Today is the feast of St. Ethelbert,  King of Kent, a descendant of Hengist,  who led the Angles, Saxons, and Jutes into England.
Ethelbert was born in 560. He was a worshipper of Odin, but in 588, when he married Bertha, a daughter of King Charibert of Paris, as part of the nuptial agreement, he agreed to permit her to continue practicing her Christian faith. Bertha brought a chaplain to England with her, and King Ethelbert gave him an old church at Canterbury.
In 597 Pope St. Gregory the Great sent St. Augustine  to England to convert the pagans. Ethelbert allowed Augustine and his forty Benedictine monks to stay, and he gave them a house at Canterbury.
Ethelbert asked Augustine to instruct him and to baptize him, but he did not compel his people to embrace Christianity. Still, many thousands were baptized.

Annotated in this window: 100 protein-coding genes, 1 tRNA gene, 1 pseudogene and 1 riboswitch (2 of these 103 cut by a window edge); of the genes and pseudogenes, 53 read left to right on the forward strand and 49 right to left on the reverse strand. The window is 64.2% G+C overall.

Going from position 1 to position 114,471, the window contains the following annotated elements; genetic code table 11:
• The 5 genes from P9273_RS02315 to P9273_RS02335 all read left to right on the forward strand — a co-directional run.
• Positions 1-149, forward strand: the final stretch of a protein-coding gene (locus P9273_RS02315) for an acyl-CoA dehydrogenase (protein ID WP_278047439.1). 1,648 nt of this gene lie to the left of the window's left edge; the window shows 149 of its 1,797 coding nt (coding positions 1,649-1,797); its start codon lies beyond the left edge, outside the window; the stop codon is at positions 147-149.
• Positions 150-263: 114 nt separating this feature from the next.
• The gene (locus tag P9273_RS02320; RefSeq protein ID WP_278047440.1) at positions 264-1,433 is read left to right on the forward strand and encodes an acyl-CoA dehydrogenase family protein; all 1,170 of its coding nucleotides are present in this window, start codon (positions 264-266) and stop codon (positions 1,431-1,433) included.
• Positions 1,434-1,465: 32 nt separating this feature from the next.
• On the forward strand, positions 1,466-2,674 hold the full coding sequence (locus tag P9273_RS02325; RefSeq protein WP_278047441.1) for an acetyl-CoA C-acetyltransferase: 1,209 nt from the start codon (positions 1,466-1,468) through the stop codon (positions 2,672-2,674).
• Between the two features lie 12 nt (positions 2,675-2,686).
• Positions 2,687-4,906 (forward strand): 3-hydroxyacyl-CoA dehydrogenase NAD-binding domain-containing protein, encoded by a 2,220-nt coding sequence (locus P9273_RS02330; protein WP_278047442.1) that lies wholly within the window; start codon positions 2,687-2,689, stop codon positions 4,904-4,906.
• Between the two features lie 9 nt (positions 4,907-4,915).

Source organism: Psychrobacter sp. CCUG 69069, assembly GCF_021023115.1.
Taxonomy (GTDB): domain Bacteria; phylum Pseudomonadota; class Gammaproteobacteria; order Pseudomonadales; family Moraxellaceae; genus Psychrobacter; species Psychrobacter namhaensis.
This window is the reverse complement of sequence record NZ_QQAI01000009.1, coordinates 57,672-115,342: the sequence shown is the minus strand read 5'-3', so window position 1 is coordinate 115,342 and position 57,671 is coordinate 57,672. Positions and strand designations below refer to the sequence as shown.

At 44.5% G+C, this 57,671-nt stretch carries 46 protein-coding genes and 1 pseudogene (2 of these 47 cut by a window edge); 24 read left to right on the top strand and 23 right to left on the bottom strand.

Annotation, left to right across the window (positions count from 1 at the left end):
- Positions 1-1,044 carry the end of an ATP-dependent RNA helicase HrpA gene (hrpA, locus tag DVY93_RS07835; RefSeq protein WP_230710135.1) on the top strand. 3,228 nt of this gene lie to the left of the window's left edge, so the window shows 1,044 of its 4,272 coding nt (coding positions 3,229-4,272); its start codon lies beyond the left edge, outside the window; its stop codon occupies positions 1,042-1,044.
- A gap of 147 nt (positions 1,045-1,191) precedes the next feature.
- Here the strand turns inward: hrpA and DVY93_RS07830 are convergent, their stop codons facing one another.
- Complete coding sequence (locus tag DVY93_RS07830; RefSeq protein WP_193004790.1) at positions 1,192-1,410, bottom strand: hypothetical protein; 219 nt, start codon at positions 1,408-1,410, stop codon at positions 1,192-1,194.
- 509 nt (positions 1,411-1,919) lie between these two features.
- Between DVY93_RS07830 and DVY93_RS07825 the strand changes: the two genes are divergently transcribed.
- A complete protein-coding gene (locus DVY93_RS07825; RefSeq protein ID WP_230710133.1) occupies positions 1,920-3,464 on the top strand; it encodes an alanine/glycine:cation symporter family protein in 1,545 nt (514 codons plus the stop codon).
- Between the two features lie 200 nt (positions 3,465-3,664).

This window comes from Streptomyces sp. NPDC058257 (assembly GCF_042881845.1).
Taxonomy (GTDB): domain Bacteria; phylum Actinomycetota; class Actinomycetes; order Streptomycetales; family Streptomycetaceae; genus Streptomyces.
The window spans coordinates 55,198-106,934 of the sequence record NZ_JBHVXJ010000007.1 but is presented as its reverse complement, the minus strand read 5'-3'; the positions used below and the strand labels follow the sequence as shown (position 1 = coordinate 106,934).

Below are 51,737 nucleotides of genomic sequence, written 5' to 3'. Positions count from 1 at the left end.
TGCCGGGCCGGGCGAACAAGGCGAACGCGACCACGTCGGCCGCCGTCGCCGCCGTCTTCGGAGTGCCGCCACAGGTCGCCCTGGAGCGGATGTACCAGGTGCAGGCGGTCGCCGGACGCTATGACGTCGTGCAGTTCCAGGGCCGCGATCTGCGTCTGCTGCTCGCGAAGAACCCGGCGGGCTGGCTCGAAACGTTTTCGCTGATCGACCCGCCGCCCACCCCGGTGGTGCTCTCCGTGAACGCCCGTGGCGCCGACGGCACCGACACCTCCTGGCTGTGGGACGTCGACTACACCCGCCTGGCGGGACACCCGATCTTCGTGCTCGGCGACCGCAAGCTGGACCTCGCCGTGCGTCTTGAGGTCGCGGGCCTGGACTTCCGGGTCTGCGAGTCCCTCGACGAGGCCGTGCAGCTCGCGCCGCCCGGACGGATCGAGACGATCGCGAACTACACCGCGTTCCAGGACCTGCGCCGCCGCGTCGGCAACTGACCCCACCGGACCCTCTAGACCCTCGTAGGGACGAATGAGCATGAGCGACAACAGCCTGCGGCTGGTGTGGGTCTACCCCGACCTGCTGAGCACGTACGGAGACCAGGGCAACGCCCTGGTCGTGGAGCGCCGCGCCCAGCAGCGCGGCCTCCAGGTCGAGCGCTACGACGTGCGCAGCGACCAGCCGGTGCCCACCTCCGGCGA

King Ethelbert gave Archbishop Augustine land for his episcopal see in Canterbury, and he built the church dedicated to St. Paul in London which would become St. Paul's Cathedral.
St. Ethelbert died on Feb. 24, 616. He was buried with Queen Bertha in the Abbey  of Sts. Peter and Paul at Canterbury. A candle burned before their tomb until the Reformation.
Here are some images  of the exceedingly handsome King of Kent, including one on a stamp showing his baptism by St. Augustine. There is also a stained glass window of his beautiful wife, Queen Bertha.
The Saxon and Norman Kings,  by Christopher N. L. Brooke, provides historical context for Ethelbert and Bertha, and for Gregory and Augustine.